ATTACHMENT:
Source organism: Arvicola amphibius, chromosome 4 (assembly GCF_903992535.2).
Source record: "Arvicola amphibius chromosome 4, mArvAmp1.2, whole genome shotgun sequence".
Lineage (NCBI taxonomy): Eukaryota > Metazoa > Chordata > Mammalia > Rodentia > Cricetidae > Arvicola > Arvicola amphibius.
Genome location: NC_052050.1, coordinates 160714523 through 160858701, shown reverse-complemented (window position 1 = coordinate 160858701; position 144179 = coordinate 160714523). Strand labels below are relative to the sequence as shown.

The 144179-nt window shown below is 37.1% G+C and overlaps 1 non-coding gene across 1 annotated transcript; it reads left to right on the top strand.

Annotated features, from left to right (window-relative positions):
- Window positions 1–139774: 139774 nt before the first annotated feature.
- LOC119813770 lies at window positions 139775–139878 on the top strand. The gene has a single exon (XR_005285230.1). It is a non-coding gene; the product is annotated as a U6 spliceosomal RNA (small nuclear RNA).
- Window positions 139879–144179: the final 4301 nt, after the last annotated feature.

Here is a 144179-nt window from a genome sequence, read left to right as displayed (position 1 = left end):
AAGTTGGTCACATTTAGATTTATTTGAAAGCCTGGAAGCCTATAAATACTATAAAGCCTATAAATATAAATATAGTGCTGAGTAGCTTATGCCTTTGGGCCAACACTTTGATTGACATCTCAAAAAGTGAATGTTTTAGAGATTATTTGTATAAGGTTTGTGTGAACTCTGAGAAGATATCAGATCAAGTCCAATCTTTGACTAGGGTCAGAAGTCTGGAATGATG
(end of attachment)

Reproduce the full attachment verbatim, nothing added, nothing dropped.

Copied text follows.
Source organism: Arvicola amphibius, chromosome 4 (assembly GCF_903992535.2).
Source record: "Arvicola amphibius chromosome 4, mArvAmp1.2, whole genome shotgun sequence".
Lineage (NCBI taxonomy): Eukaryota > Metazoa > Chordata > Mammalia > Rodentia > Cricetidae > Arvicola > Arvicola amphibius.
Genome location: NC_052050.1, coordinates 160714523 through 160858701, shown reverse-complemented (window position 1 = coordinate 160858701; position 144179 = coordinate 160714523). Strand labels below are relative to the sequence as shown.

The 144179-nt window shown below is 37.1% G+C and overlaps 1 non-coding gene across 1 annotated transcript; it reads left to right on the top strand.

Annotated features, from left to right (window-relative positions):
- Window positions 1–139774: 139774 nt before the first annotated feature.
- LOC119813770 lies at window positions 139775–139878 on the top strand. The gene has a single exon (XR_005285230.1). It is a non-coding gene; the product is annotated as a U6 spliceosomal RNA (small nuclear RNA).
- Window positions 139879–144179: the final 4301 nt, after the last annotated feature.

Here is a 144179-nt window from a genome sequence, read left to right as displayed (position 1 = left end):
AAGTTGGTCACATTTAGATTTATTTGAAAGCCTGGAAGCCTATAAATACTATAAAGCCTATAAATATAAATATAGTGCTGAGTAGCTTATGCCTTTGGGCCAACACTTTGATTGACATCTCAAAAAGTGAATGTTTTAGAGATTATTTGTATAAGGTTTGTGTGAACTCTGAGAAGATATCAGATCAAGTCCAATCTTTGACTAGGGTCAGAAGTCTGGAATGATG